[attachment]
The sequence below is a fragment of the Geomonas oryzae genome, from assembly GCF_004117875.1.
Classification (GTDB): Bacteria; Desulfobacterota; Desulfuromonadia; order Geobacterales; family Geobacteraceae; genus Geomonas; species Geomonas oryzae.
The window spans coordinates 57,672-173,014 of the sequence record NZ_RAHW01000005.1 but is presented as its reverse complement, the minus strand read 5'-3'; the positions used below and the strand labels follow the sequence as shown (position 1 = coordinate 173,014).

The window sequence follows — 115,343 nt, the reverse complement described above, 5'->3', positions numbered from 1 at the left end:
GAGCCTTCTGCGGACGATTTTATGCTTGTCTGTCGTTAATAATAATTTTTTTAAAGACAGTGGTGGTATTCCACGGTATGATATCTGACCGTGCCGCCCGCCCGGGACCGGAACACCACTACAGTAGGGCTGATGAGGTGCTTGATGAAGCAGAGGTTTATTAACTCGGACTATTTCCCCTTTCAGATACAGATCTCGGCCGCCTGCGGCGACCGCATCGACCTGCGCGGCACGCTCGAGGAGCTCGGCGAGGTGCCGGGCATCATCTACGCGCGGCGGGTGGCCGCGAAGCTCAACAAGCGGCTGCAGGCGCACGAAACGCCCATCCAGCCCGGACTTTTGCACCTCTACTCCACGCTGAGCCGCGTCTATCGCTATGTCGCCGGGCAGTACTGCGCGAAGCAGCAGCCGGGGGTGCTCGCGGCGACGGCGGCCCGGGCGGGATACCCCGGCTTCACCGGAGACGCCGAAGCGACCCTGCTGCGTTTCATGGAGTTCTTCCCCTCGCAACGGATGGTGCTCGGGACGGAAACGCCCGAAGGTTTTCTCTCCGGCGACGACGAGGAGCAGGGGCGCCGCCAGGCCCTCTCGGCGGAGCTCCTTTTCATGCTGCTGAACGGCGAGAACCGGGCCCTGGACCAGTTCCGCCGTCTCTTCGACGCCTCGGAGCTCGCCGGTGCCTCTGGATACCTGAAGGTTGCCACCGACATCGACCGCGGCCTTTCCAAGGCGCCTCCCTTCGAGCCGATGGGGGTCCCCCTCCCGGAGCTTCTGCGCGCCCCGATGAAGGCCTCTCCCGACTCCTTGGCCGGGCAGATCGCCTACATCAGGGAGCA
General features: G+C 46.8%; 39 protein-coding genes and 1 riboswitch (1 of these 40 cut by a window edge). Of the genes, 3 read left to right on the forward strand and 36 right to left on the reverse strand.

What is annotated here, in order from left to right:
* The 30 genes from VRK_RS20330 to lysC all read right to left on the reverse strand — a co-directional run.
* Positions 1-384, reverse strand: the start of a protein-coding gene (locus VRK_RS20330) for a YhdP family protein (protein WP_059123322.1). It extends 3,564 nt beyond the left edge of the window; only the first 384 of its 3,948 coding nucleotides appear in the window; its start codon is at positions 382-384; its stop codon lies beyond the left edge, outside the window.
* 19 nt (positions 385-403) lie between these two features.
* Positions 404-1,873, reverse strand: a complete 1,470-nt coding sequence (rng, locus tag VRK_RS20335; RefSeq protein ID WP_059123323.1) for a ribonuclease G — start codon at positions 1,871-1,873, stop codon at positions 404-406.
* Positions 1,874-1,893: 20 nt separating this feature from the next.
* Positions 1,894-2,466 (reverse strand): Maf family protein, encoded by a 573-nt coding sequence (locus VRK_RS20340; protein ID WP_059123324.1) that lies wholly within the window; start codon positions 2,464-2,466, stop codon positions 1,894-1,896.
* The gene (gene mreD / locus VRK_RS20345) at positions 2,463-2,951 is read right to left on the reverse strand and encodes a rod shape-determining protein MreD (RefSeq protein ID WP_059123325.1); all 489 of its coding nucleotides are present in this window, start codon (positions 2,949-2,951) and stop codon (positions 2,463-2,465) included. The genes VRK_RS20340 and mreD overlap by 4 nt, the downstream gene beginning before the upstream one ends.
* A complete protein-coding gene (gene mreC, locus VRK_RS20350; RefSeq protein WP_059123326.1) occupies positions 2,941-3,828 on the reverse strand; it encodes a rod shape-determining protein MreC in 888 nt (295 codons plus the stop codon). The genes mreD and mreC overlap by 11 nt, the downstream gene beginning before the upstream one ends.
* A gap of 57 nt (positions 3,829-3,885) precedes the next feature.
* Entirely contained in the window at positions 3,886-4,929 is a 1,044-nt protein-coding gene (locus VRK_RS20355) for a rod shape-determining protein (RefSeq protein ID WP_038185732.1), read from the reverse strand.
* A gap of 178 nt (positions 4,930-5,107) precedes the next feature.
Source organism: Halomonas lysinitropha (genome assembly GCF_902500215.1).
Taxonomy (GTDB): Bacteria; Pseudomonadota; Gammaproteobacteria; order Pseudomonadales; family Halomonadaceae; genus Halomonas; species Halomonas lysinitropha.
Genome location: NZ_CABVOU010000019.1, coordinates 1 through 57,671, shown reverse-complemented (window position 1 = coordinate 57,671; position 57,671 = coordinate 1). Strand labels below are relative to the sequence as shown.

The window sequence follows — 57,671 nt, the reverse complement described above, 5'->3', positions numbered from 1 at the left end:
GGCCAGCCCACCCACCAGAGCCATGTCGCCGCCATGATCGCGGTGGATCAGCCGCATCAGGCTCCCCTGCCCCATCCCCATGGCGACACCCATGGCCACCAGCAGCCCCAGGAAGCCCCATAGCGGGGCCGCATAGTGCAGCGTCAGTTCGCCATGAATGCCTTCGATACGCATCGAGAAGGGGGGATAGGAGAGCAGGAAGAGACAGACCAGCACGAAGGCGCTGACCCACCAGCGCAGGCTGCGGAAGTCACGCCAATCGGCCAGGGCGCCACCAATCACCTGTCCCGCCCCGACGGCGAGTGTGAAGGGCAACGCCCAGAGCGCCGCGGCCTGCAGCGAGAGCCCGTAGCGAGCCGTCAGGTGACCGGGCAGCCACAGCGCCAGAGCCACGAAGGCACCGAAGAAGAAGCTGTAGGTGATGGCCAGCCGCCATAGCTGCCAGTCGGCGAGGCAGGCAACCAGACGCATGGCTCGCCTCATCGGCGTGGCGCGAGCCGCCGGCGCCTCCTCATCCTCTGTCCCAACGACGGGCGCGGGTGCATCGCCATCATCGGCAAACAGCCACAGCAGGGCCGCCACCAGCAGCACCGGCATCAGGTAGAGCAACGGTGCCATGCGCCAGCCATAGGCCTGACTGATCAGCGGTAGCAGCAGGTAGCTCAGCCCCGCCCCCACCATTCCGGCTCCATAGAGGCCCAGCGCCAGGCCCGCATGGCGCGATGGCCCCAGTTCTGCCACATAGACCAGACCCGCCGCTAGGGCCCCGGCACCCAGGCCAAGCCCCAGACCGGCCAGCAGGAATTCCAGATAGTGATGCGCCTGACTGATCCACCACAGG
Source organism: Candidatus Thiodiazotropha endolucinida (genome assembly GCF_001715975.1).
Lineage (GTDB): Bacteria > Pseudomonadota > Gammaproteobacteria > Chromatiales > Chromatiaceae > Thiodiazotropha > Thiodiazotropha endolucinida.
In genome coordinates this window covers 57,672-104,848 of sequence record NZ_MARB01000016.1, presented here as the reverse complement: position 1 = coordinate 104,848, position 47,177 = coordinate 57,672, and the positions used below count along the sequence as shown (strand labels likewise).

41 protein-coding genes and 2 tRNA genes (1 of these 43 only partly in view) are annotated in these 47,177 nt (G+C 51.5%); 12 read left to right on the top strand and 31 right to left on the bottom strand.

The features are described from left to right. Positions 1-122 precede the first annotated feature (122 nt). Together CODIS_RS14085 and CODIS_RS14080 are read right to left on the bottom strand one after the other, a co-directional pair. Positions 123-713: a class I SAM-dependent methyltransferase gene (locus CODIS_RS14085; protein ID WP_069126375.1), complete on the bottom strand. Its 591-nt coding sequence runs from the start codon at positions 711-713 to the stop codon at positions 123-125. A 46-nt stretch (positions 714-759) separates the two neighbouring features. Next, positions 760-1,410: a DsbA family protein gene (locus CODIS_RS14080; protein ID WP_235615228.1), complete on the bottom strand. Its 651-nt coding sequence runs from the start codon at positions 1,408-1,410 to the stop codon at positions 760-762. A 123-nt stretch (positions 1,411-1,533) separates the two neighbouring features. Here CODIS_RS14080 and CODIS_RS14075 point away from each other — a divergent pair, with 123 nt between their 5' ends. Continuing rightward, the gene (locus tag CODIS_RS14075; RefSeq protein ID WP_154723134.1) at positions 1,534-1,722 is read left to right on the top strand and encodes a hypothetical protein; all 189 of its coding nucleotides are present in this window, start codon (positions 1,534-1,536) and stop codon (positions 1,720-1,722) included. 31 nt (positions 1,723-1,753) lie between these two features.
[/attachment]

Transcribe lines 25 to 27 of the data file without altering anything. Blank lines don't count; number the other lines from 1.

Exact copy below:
Lineage (GTDB): Bacteria > Pseudomonadota > Gammaproteobacteria > Chromatiales > Chromatiaceae > Thiodiazotropha > Thiodiazotropha endolucinida.
In genome coordinates this window covers 57,672-104,848 of sequence record NZ_MARB01000016.1, presented here as the reverse complement: position 1 = coordinate 104,848, position 47,177 = coordinate 57,672, and the positions used below count along the sequence as shown (strand labels likewise).

41 protein-coding genes and 2 tRNA genes (1 of these 43 only partly in view) are annotated in these 47,177 nt (G+C 51.5%); 12 read left to right on the top strand and 31 right to left on the bottom strand.